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Tuesday, November 25, 2008

Ahmadinejad: America Too Weak to Stop Iran

NEW YORK—Iranian President Mahmoud Ahmadinejad, meeting with several dozen American peace activists here Wednesday night, said that Iran was not seeking a nuclear bomb and asserted that the Bush administration was not in a position to launch military strikes to stop Iran from carrying out its nuclear activities.

"I really believe the American government is not able to start another war for the next decades to come. This is good news for the entire world," he declared. He was referring to the financial crisis that may trigger a historically expensive public bailout to the tune of hundreds of billions of dollars. He very likely also had in mind the long U.S. military engagements in Iraq and Afghanistan—a theme he has struck on other occasions.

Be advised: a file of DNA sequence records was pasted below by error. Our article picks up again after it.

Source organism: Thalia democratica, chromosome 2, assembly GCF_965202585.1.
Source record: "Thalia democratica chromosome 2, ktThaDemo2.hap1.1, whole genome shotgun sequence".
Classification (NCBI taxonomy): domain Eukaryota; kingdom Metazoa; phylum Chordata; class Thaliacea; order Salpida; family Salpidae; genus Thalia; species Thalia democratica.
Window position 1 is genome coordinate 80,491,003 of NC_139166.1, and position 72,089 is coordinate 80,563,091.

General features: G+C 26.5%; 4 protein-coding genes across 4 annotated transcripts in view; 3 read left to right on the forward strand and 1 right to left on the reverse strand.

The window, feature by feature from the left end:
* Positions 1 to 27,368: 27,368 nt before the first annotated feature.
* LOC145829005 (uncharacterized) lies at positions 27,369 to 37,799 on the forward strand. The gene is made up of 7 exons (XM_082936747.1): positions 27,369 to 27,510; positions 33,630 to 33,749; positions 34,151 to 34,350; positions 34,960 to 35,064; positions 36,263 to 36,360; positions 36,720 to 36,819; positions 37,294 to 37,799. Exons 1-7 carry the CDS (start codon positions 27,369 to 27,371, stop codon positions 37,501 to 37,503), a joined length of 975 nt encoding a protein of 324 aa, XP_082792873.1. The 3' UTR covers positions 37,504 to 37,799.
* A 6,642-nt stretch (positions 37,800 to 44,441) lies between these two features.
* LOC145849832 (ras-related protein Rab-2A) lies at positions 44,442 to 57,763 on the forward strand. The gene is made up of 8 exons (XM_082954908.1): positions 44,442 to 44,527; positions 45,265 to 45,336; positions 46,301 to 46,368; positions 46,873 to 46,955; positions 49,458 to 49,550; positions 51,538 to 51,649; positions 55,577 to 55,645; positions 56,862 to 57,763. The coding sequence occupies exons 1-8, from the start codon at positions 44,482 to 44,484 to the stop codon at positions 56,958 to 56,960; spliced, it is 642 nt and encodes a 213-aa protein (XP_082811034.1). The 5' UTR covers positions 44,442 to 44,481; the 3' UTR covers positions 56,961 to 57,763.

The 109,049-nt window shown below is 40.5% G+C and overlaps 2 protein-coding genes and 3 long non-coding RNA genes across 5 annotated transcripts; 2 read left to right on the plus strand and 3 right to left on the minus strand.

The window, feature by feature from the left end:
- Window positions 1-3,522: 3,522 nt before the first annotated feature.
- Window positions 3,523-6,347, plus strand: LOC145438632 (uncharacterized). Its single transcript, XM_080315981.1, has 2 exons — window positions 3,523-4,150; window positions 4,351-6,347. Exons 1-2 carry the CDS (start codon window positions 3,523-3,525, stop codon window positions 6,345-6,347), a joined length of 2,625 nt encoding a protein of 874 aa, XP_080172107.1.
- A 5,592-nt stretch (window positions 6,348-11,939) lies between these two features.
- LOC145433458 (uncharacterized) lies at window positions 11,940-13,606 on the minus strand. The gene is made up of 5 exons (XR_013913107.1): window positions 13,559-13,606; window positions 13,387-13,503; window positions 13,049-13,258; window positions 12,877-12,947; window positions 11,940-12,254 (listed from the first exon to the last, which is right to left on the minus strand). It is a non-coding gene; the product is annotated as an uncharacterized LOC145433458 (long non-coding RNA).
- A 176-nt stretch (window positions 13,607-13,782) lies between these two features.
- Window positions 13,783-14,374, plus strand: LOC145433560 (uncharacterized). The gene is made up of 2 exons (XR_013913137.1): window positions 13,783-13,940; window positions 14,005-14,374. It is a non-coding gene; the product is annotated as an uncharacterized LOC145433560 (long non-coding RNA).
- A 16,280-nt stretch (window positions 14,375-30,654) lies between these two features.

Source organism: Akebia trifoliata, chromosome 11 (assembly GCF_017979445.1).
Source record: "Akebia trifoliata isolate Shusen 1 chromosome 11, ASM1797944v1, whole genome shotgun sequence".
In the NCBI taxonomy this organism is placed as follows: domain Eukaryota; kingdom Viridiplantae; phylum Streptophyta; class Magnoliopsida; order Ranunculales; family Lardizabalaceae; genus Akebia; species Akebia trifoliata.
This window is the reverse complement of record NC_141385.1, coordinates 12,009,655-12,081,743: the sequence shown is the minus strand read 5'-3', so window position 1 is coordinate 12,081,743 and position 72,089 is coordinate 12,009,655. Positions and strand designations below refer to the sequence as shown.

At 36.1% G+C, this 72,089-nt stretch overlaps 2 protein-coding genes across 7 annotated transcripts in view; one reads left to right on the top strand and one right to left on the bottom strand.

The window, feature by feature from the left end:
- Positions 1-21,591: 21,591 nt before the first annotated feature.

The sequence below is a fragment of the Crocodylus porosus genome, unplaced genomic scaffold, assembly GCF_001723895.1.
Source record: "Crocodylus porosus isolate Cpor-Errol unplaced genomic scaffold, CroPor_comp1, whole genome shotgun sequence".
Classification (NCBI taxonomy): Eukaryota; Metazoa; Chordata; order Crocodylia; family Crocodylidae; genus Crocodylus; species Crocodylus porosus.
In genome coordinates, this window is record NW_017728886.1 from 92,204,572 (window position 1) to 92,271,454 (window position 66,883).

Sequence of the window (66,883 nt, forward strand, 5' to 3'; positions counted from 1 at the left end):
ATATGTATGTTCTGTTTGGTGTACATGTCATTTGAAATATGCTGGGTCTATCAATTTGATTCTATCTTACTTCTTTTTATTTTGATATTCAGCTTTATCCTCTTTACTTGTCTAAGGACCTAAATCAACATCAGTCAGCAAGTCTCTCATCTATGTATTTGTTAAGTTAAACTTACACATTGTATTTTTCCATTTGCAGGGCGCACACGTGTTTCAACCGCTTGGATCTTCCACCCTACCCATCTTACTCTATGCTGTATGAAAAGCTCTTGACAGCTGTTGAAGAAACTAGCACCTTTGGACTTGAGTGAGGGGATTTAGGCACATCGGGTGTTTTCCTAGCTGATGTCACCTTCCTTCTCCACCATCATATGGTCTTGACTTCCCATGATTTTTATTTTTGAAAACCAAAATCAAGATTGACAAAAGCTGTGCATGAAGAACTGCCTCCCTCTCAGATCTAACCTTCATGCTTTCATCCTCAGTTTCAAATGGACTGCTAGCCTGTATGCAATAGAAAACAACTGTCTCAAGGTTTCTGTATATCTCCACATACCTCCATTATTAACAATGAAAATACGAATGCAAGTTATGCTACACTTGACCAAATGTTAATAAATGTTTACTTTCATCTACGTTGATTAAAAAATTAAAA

Ahmadinejad's New York visit to speak before the opening session of the United Nations General Assembly and to conduct a media blitz has become an annual ritual. His appearance here usually draws angry protests, denunciations for his alleged support for terrorism and the destruction of Israel, and tough questioning.

But this meeting was decidedly different, with a friendly tone that seemed to please the Iranian leader.

"It is definitely a very unique meeting as a whole," he said. The gathering was sponsored by the Fellowship of Reconciliation, America's oldest interfaith peace group. The few news media representatives permitted to attend were not allowed to ask Ahmadinejad questions.

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